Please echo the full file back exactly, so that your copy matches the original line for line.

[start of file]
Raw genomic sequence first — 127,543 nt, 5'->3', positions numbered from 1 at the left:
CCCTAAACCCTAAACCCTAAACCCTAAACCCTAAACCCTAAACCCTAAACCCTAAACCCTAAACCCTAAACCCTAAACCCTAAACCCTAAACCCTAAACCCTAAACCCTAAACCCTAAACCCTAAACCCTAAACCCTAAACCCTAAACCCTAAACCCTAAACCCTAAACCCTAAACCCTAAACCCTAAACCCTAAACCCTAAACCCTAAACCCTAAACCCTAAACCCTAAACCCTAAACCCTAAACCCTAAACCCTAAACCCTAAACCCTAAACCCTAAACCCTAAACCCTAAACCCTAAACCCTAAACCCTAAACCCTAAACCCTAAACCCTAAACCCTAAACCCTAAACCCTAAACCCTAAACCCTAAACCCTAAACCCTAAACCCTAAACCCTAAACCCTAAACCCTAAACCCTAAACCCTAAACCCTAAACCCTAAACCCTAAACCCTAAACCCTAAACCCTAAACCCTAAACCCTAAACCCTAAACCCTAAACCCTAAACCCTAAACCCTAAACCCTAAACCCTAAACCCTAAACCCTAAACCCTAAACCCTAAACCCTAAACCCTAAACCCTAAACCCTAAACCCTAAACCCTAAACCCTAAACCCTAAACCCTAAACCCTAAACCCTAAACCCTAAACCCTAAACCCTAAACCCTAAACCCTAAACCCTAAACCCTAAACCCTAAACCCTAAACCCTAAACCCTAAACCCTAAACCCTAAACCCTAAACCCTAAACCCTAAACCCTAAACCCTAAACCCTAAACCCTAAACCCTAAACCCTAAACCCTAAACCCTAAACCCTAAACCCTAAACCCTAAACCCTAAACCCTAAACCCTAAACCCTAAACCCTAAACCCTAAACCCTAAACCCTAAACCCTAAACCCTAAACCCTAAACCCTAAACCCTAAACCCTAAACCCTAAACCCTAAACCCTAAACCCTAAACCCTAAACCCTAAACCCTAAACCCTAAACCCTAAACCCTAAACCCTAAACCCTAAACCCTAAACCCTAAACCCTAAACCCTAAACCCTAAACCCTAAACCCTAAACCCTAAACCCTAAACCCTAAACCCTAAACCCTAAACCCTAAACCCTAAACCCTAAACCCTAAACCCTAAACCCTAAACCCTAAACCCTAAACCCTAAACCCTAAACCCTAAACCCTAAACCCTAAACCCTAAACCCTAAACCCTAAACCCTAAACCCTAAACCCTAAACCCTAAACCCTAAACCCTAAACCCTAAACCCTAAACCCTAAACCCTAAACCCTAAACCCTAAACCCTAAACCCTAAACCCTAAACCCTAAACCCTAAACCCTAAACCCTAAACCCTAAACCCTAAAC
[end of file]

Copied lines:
Raw genomic sequence first — 127,543 nt, 5'->3', positions numbered from 1 at the left:
CCCTAAACCCTAAACCCTAAACCCTAAACCCTAAACCCTAAACCCTAAACCCTAAACCCTAAACCCTAAACCCTAAACCCTAAACCCTAAACCCTAAACCCTAAACCCTAAACCCTAAACCCTAAACCCTAAACCCTAAACCCTAAACCCTAAACCCTAAACCCTAAACCCTAAACCCTAAACCCTAAACCCTAAACCCTAAACCCTAAACCCTAAACCCTAAACCCTAAACCCTAAACCCTAAACCCTAAACCCTAAACCCTAAACCCTAAACCCTAAACCCTAAACCCTAAACCCTAAACCCTAAACCCTAAACCCTAAACCCTAAACCCTAAACCCTAAACCCTAAACCCTAAACCCTAAACCCTAAACCCTAAACCCTAAACCCTAAACCCTAAACCCTAAACCCTAAACCCTAAACCCTAAACCCTAAACCCTAAACCCTAAACCCTAAACCCTAAACCCTAAACCCTAAACCCTAAACCCTAAACCCTAAACCCTAAACCCTAAACCCTAAACCCTAAACCCTAAACCCTAAACCCTAAACCCTAAACCCTAAACCCTAAACCCTAAACCCTAAACCCTAAACCCTAAACCCTAAACCCTAAACCCTAAACCCTAAACCCTAAACCCTAAACCCTAAACCCTAAACCCTAAACCCTAAACCCTAAACCCTAAACCCTAAACCCTAAACCCTAAACCCTAAACCCTAAACCCTAAACCCTAAACCCTAAACCCTAAACCCTAAACCCTAAACCCTAAACCCTAAACCCTAAACCCTAAACCCTAAACCCTAAACCCTAAACCCTAAACCCTAAACCCTAAACCCTAAACCCTAAACCCTAAACCCTAAACCCTAAACCCTAAACCCTAAACCCTAAACCCTAAACCCTAAACCCTAAACCCTAAACCCTAAACCCTAAACCCTAAACCCTAAACCCTAAACCCTAAACCCTAAACCCTAAACCCTAAACCCTAAACCCTAAACCCTAAACCCTAAACCCTAAACCCTAAACCCTAAACCCTAAACCCTAAACCCTAAACCCTAAACCCTAAACCCTAAACCCTAAACCCTAAACCCTAAACCCTAAACCCTAAACCCTAAACCCTAAACCCTAAACCCTAAACCCTAAACCCTAAACCCTAAACCCTAAACCCTAAACCCTAAACCCTAAACCCTAAACCCTAAACCCTAAACCCTAAACCCTAAACCCTAAACCCTAAACCCTAAACCCTAAACCCTAAACCCTAAACCCTAAACCCTAAACCCTAAACCCTAAACCCTAAACCCTAAACCCTAAACCCTAAACCCTAAACCCTAAACCCTAAACCCTAAACCCTAAACCCTAAAC